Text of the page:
Covfefe Goes to Wall Street

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ByI. Mitic
September 09, 2019

Analysts at JPMorgan Chase & Co. have created the Volfefe index, a measure of market rate volatility based on statistics about tweets from President Donald Trump. The index’s name is a tribute to the president’s occasional contributions to the English language.

Analysts say that in addition to influencing politics and the general public, Trump's tweets have had occasional impact on financial markets, and may therefore be subject to tracking and analysis like any other economic volatility factor.

The Volfefe index explains a measurable fraction of the moves in rate volatility for two-year and five-year Treasurys, JPMorgan says. It illustrates how the president’s tweets are influencing volatility in US interest rates.

Out of 4,000 tweets made by the president, about 146 seem to have shaken the market. In general, these are tweets that refer to trade tensions, their effects on near-term economic performance, and the Federal Reserve.

Keywords known to spark the index include “China,” “billions,” and “products.”

The JPMorgan report defining the index included an analysis of the president’s tweeting habits to determine his online activity and possibly predict future moves. Analysts found that the tweets that most boost the Volfefe are less likely to receive likes and retweets from the president’s followers.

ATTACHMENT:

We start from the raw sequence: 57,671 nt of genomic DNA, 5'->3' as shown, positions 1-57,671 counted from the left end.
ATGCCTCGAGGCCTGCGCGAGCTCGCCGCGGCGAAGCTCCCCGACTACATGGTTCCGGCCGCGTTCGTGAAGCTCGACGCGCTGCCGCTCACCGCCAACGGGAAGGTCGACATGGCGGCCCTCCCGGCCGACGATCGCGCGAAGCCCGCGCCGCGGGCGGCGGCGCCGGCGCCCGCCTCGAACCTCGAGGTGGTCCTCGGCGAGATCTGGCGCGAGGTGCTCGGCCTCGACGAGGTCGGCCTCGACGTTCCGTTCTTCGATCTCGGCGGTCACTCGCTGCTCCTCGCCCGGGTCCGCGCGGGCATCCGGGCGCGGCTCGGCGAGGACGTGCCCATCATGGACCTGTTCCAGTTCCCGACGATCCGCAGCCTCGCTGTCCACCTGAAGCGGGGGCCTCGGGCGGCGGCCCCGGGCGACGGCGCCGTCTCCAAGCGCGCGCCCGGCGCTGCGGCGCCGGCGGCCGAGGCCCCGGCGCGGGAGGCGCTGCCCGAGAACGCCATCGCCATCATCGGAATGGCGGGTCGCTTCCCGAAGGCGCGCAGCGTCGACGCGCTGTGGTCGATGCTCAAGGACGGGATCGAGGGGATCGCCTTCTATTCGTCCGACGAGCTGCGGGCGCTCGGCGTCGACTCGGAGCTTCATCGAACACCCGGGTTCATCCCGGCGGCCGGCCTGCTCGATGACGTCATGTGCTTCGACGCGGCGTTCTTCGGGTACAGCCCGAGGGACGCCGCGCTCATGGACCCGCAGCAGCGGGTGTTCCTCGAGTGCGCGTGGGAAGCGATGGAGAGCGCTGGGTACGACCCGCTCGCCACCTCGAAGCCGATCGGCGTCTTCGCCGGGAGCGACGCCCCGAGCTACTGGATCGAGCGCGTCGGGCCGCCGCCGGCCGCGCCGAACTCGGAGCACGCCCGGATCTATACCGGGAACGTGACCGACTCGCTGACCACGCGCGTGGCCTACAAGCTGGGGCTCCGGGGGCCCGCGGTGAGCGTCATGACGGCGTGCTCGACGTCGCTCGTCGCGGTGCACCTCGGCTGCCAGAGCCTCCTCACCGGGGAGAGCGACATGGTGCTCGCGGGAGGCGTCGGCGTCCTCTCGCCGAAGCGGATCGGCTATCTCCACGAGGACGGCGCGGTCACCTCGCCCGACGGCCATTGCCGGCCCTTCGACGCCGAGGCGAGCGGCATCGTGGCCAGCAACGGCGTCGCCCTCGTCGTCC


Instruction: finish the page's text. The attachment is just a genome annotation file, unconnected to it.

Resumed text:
While most of the president’s tweets are published between noon and 2 p.m., the president also launches a significant number of tweets at about 3 a.m. These are especially problematic for US rates markets, JPMorgan says, because few trades happen at that hour.

JPMorgan and Bank of America have documented a correlation between flurries of tweets from the president and falling stock prices.

According to a Bank of America report analyzing data since 2016, days that saw more than 35 presidential tweets have faced negative returns averaging nine basis points. Days with fewer than five tweets have averaged gains of five basis points.

While the president’s tweets may have disrupted the market, his influence on the stock market remains positive overall. Since his election in 2016 the Dow Jones Industrial Average saw an increase of 42% - 31% since his inauguration in 2017.

Nevertheless, according to JPMorgan chief equity strategist Savita Subramanian, the future remains uncertain, as the new China tariffs are forecast to have a significant impact on both corporate and consumer confidence.

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